- Code SCOM6031
- Unit Value 6 units
- Offered by Centre for the Public Awareness of Science
- ANU College ANU Joint Colleges of Science
- Course subject Science Communication
- Areas of interest Science Communication
Uncertainty is everywhere. We casually and unknowingly take risks and accept uncertainty many times every day. However, in the sciences, we cannot afford to be so blasé. The ramifications of poor risk assessment (and communication) in science can and do have dramatic, global consequences. Risk is very hard to calculate, and even harder to communicate. What is risky, to whom, and why? How is risk understood by experts? How does it manifest in public domains? When does a risk become acceptable? Is it possible to speak about “real” or “true” risks in science? How do the concepts of risk and ethics relate?
In recent years, issues such as climate change, environmental degradation and gene/ nano-technologies have regularly highlighted the need for society to challenge and address risks and ethics in the sciences. In this course, the practice and application of science is analyzed from risk communication and ethical perspectives. Consideration is given to how social, political and psychological contexts of scientific research influence contemporary debates about risk and ethics. The concept of ethical research is analyzed and critiqued and the communication of risk and uncertainty with lay publics is examined in detail. Throughout the course, significant attention is devoted to the consideration of clear and effective ways to characterize and communicate controversial, risky, and ethically charged science-based matters in the public sphere.
This course is co-taught with undergraduate students but assessed separately.
Upon successful completion, students will have the knowledge and skills to:
- Analyse critically and reflect on risk/ethical issues pertaining to science in the public sphere, and contextualise these within individuals' own workplace and/or geographical contexts
- Research, synthesise and professionally communicate information about social, cultural and psychological influences that affect people’s perception of risks and ethical positions associated with science
- Critically analyze and comprehensively review risk communication strategies involving the communication of contemporary science-related risk issues - and make high level, evidenced-based recommendations for improvements.
- Undertake expert desktop research into the theory and practice of risk communication
- Write persuasively for diverse non-specialist audiences about risk and ethics in science, integrating personal opinion, advanced knowledge of risk theory and responsible ethical judgement
- Using course reading and lecture materials as a catalyst, but integrating knowledge of published research, clearly present personal views, and critically respond to those of others, in open fora.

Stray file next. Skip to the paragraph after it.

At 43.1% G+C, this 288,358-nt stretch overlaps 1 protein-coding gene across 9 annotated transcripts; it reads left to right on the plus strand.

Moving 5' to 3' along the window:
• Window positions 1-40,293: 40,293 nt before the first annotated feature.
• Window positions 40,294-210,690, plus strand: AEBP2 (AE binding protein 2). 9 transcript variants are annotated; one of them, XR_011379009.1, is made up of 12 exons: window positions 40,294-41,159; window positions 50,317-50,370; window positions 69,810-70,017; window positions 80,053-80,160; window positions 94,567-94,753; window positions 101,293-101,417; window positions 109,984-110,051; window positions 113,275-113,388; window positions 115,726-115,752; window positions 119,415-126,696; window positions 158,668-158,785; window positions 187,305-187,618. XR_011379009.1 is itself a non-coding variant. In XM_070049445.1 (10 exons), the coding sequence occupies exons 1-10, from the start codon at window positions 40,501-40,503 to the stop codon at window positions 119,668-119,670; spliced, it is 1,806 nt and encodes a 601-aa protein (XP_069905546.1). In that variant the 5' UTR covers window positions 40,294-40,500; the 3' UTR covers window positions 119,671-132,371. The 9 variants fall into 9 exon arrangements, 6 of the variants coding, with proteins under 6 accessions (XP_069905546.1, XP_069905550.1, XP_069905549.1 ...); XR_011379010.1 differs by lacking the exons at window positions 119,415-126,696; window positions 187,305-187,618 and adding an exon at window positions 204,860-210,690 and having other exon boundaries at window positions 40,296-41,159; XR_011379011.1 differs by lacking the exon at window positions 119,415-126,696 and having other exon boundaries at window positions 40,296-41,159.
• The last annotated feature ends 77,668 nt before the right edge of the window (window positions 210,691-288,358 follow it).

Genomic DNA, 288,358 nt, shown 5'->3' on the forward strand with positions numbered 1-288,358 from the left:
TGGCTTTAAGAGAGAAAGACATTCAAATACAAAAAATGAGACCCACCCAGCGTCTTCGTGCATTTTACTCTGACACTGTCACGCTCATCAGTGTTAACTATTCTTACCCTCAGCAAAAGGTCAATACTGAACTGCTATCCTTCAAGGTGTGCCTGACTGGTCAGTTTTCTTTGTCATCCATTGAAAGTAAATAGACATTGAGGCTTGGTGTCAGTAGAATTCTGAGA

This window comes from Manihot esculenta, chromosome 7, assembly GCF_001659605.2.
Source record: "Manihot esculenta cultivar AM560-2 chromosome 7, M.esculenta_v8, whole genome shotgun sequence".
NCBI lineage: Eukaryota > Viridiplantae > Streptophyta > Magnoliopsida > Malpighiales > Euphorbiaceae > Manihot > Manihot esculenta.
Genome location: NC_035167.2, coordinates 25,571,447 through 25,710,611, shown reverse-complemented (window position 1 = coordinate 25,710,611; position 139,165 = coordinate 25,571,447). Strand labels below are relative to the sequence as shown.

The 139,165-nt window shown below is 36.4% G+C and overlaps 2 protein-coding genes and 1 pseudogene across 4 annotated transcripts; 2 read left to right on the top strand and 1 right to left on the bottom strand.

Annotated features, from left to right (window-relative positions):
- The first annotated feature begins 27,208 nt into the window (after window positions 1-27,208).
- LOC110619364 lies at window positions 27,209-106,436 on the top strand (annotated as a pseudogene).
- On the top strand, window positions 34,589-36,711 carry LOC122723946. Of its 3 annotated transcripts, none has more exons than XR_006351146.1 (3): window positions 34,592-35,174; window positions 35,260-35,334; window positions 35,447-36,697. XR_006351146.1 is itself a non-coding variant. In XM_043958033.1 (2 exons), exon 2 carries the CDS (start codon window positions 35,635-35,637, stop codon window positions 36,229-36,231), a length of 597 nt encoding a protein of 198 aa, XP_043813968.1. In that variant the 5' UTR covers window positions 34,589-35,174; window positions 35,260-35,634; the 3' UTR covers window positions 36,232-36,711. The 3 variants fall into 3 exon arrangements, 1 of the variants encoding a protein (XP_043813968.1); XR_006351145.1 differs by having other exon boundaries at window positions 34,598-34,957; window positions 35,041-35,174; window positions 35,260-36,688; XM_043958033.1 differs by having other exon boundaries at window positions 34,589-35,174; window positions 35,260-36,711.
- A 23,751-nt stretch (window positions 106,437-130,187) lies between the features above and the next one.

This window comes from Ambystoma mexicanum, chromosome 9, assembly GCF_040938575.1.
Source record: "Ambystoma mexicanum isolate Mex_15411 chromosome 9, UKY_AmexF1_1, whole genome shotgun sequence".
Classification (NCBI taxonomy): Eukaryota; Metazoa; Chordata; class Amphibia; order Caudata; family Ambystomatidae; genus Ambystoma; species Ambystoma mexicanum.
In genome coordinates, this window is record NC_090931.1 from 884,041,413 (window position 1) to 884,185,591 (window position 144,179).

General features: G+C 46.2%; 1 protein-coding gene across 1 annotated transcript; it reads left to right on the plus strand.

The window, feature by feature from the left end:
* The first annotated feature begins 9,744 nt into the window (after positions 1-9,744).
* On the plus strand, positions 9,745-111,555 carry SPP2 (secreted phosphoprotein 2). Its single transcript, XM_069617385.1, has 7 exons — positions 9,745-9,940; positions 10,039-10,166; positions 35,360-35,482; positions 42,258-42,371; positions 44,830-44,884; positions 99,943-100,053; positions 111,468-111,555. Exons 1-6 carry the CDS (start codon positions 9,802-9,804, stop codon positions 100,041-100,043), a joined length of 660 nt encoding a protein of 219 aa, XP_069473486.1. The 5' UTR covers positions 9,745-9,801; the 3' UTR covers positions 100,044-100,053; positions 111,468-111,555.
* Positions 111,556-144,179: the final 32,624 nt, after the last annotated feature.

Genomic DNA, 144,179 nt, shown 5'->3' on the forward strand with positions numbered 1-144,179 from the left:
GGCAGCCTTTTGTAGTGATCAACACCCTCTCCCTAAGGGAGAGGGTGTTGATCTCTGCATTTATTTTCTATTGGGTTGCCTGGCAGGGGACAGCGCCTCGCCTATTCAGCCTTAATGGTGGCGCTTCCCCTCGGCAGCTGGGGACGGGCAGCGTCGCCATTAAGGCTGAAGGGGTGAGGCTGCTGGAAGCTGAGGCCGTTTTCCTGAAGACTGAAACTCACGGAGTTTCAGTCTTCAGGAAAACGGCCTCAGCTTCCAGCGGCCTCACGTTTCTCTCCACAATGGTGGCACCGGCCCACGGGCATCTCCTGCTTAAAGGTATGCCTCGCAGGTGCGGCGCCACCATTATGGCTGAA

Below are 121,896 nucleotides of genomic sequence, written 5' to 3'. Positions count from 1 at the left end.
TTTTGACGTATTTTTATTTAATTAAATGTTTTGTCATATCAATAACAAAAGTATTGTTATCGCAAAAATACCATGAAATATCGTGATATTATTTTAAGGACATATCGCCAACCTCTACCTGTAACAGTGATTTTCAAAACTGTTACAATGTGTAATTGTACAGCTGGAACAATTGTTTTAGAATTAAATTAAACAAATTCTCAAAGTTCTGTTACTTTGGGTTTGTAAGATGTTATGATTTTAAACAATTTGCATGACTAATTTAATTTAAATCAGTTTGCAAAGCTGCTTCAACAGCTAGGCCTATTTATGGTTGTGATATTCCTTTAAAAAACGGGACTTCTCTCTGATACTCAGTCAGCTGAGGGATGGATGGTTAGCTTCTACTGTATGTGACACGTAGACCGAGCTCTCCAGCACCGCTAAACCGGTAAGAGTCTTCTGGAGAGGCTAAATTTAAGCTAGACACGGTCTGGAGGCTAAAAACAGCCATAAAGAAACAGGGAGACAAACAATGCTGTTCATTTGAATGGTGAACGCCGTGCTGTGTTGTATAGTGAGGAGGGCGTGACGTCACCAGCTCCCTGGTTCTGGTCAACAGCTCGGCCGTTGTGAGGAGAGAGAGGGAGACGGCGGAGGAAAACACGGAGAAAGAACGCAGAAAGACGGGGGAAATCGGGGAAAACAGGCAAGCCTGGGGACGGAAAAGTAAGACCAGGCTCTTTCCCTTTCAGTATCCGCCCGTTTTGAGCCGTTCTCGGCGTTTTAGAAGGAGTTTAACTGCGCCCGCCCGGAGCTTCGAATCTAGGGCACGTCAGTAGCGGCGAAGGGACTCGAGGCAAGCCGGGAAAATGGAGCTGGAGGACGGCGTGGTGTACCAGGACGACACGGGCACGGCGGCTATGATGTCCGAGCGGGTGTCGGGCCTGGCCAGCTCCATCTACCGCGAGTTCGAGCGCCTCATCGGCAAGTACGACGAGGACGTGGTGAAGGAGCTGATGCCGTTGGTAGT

- Reflective pieces about science, risk and ethics (1 x hurdle, 1 x 10%) (10) [LO 1,5,6]
- Review Project - Progress report (20) [LO 1,2,4]
- Opinion piece exercise (35) [LO 2,5,6]
- Review Project - Review report (35) [LO 1,2,3,4]
In response to COVID-19: Please note that Semester 2 Class Summary information (available under the classes tab) is as up to date as possible. Changes to Class Summaries not captured by this publication will be available to enrolled students via Wattle.
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Workload2 x 2 hour classes per week comprising lecture and tute material, or equivalent online content study and discussion. Students are also expected to spend an average of 6 hours per week in private study to complete the set readings and assessment tasks.
Requisite and Incompatibility
All reading and audio visual materials for the course will be made available via the course WATTLE site
Tuition fees are for the academic year indicated at the top of the page.
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- Student Contribution Band:
- Unit value:
- 6 units
If you are an undergraduate student and have been offered a Commonwealth supported place, your fees are set by the Australian Government for each course. At ANU 1 EFTSL is 48 units (normally 8 x 6-unit courses). You can find your student contribution amount for each course at Fees. Where there is a unit range displayed for this course, not all unit options below may be available.
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Class summaries, if available, can be accessed by clicking on the View link for the relevant class number.